People populated Denmark long before the Vikings. Trace Denmark’s history right back to its prehistoric origins at The National Museum (Nationalmuseet) in Copenhagen. Here you’ll witness archaeological finds from as far back as the Palaeolithic Age. Denmark’s regional museums also contain excellent prehistoric artefacts.
In the 1950s, locals near Silkeborg made a grizzly discovery in a nearby swamp: a body, complete with a rope wrapped round his neck. This body turned out to be the best-preserved prehistoric body in the world. His face is so well preserved that you can count the wrinkles on his forehead. You can see the Tollund Man, who was likely killed as a sacrifice to the gods, at Silkeborg Museum.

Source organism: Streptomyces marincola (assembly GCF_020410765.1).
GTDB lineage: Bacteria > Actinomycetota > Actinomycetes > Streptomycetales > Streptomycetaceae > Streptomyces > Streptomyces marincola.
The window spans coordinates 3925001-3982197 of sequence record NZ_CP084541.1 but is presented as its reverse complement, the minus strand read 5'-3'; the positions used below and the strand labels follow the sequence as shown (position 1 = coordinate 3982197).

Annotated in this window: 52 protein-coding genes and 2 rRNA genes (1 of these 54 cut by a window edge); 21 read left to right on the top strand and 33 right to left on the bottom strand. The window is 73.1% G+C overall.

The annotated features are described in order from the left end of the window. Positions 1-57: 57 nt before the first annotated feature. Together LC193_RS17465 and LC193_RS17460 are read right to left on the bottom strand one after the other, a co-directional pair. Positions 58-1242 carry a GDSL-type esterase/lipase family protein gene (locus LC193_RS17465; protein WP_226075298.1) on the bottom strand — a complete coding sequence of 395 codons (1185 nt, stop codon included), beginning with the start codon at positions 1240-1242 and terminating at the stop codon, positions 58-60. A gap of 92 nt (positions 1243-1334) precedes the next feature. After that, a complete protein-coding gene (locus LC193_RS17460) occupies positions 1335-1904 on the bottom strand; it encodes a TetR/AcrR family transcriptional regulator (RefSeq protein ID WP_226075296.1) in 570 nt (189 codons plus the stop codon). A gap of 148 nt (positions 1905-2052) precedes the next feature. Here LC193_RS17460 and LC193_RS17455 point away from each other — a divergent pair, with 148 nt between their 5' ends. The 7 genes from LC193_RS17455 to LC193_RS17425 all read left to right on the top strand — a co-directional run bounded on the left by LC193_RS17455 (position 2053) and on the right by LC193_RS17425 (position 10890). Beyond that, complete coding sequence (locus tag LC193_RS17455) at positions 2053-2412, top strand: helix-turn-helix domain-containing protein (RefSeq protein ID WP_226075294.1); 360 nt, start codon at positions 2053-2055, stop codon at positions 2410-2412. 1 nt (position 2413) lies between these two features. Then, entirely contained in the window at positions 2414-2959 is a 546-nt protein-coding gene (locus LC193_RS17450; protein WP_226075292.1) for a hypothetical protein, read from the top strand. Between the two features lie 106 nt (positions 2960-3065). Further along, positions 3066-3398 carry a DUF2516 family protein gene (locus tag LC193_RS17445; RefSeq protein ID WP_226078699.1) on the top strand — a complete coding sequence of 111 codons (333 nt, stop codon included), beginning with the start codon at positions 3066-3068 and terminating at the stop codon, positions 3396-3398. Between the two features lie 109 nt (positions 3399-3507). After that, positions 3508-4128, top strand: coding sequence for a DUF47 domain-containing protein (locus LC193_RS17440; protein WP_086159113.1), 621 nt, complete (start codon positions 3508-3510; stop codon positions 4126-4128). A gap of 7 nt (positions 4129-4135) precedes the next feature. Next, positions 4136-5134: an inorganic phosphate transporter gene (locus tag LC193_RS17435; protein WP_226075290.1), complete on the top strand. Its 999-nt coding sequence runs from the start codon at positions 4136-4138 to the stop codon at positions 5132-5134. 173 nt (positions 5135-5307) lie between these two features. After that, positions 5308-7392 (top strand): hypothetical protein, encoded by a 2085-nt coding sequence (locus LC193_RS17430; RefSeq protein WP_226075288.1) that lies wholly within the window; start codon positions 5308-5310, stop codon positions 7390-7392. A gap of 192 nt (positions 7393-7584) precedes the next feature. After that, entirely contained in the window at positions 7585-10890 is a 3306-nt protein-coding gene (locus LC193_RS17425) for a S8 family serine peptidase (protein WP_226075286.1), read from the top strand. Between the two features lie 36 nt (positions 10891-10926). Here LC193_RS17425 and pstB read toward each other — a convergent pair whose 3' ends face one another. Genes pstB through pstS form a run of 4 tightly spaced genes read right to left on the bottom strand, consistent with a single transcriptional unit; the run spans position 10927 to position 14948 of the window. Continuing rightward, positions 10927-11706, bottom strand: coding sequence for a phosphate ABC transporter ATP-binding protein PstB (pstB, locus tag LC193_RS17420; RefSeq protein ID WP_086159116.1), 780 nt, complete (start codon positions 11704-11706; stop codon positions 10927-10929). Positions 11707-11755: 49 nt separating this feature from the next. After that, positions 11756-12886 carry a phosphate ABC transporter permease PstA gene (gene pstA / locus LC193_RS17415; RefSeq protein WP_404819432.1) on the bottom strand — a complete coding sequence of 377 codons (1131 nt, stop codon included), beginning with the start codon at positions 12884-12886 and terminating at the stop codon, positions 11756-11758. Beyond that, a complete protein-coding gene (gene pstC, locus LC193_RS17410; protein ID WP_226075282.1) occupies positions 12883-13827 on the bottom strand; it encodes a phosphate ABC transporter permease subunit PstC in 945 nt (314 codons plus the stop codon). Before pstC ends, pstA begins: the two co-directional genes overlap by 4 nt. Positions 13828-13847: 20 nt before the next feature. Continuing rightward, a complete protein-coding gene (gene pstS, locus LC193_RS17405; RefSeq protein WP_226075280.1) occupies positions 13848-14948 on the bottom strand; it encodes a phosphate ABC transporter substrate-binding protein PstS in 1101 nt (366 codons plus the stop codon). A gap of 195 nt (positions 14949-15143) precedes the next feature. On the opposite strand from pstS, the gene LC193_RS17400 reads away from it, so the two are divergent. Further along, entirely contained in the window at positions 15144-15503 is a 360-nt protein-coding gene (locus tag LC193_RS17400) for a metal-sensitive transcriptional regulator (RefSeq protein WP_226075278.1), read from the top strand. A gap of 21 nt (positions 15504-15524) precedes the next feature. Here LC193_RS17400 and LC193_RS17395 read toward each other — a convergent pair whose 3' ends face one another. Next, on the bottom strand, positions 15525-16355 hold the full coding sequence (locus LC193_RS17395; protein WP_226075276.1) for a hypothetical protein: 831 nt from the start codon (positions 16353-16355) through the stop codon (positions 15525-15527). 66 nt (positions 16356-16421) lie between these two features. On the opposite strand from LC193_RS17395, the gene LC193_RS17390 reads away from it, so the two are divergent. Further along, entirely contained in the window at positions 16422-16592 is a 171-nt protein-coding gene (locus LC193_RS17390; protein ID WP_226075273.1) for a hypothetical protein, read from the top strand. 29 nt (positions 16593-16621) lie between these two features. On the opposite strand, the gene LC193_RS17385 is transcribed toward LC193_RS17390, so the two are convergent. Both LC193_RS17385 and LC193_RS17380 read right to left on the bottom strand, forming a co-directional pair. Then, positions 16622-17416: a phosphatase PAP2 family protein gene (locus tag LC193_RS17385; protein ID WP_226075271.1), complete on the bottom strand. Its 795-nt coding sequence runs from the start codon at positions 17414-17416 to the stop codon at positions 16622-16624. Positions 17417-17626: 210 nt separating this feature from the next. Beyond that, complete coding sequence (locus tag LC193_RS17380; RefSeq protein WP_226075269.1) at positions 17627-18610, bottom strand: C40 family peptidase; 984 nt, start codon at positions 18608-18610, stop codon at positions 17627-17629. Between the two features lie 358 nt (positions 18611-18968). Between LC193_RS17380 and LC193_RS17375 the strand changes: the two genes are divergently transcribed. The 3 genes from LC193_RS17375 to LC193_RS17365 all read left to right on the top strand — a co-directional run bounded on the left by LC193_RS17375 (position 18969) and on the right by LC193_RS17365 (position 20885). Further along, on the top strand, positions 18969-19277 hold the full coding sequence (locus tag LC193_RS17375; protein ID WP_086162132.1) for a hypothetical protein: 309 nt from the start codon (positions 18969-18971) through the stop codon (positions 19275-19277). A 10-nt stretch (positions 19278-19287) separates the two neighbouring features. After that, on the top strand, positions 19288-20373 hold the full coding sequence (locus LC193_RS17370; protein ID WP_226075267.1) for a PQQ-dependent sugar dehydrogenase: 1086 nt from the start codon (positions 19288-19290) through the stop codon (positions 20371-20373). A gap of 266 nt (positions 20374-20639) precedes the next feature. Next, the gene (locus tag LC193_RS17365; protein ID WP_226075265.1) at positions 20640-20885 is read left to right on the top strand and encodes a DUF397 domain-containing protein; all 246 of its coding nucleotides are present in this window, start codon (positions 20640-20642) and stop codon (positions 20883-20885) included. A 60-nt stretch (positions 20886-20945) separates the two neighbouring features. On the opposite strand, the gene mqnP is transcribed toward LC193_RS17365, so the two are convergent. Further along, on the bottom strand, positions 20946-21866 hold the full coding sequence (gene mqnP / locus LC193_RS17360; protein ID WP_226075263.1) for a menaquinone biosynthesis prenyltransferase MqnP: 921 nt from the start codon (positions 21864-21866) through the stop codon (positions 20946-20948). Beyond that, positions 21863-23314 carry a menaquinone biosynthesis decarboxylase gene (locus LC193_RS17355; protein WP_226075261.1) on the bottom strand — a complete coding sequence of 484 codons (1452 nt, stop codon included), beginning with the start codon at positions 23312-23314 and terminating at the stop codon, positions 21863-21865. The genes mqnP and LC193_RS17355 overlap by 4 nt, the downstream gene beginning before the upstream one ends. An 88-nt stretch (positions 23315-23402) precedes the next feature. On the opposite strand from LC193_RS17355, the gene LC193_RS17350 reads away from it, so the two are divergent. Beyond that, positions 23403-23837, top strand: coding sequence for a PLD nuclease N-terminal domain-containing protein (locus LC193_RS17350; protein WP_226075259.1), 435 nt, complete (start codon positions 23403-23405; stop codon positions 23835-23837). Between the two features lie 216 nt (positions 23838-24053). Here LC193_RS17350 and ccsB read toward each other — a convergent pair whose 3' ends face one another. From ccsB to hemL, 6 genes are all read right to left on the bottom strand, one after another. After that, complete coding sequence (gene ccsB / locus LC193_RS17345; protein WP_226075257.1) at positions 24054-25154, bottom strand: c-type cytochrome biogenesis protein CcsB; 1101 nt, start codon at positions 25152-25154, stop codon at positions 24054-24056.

There are many outdoor museums, reconstructed villages and interactive exhibits around the country where you can live Danish history yourself. The Stone Age Centre at Ertebølle has, amongst other things, the site of a famous Stone Age kitchen rubbish heap (a midden) to explore! 10,000 years of Danish history are brought to life for you at Sagnlandet Lejre (Land of Legends). Here you can picnic amongst reconstructed houses from the Stone, Iron and Bronze Ages and take part in historical activities. At Hjemsted Oldtidspark, on an old Iron Age village, you can also delve deeper into the everyday life of Denmark’s prehistoric people.
Bornholm is the place in Denmark where most Bronze Age stone carvings have been found and preserved. You can uncover intriguing images of ships, wheels and humans all over the island and you can learn more about them at the Bornholm Museum in Rønne.